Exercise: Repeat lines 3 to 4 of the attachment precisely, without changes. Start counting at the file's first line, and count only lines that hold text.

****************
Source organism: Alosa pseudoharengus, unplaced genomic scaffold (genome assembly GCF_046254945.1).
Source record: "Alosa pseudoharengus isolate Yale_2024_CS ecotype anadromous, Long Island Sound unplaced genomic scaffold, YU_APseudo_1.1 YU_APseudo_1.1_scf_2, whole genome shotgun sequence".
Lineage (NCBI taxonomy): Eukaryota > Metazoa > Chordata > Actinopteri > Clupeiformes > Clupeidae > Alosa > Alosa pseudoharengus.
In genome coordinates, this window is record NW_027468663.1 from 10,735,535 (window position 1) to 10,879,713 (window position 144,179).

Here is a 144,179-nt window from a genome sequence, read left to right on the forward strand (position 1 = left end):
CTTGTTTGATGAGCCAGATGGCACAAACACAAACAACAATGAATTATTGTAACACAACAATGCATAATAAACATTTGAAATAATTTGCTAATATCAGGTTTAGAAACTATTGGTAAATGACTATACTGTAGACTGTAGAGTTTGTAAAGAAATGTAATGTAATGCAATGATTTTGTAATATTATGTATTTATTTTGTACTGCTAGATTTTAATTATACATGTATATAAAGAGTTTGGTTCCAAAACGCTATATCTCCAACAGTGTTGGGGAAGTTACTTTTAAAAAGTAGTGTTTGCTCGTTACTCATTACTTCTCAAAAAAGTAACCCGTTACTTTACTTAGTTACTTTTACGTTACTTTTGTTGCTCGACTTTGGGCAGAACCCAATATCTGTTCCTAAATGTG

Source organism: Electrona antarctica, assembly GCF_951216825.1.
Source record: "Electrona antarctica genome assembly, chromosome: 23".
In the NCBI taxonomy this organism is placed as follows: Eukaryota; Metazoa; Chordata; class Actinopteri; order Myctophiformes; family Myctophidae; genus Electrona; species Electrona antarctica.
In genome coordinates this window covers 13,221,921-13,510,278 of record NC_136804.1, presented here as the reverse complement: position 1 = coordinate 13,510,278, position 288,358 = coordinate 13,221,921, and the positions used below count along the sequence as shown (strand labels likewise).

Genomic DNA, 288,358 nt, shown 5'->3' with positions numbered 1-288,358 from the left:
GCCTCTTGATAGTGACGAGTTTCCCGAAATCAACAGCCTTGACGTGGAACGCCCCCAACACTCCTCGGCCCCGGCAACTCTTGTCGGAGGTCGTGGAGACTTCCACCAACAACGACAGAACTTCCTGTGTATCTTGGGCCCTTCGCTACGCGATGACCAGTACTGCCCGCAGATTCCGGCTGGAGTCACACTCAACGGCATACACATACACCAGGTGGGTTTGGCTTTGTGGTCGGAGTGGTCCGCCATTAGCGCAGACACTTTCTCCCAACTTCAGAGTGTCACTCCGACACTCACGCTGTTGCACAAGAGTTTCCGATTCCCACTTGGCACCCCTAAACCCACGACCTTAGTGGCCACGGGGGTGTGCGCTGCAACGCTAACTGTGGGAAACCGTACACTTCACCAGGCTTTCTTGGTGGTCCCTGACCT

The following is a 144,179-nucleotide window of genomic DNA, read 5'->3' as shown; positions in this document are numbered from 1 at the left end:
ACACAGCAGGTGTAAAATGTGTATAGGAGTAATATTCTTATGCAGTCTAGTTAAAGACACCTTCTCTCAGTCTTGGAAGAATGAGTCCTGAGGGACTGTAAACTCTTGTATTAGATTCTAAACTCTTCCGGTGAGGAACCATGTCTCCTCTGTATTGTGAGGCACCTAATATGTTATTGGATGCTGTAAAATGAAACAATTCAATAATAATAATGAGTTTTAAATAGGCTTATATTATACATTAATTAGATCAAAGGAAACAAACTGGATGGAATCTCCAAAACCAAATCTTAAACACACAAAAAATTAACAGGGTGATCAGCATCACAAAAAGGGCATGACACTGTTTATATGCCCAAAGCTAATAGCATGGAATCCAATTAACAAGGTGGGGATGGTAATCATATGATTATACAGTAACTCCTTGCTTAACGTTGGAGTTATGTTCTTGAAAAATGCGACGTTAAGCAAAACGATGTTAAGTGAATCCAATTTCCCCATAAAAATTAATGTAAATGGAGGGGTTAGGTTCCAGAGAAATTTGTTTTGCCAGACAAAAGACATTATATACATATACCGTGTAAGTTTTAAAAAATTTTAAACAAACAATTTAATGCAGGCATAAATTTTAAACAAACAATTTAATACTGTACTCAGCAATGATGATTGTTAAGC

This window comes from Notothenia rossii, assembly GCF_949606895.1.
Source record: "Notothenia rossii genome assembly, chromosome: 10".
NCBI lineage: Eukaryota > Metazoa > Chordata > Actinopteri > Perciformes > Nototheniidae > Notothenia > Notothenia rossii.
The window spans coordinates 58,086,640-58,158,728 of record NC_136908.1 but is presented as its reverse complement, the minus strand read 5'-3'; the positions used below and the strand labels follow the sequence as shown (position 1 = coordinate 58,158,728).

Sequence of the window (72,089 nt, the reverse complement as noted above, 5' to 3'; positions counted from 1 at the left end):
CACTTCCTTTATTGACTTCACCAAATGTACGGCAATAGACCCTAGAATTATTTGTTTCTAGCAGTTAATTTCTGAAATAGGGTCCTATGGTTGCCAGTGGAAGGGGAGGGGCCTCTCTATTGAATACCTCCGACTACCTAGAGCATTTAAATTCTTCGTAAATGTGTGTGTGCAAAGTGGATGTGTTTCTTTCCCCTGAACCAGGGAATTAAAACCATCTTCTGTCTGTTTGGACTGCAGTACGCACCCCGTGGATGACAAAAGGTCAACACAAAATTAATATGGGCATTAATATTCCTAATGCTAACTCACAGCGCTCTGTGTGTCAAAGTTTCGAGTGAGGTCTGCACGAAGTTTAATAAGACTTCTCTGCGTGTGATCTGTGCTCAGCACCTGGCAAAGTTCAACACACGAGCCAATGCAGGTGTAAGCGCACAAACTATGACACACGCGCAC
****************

Lineage (NCBI taxonomy): Eukaryota > Metazoa > Chordata > Actinopteri > Clupeiformes > Clupeidae > Alosa > Alosa pseudoharengus.
In genome coordinates, this window is record NW_027468663.1 from 10,735,535 (window position 1) to 10,879,713 (window position 144,179).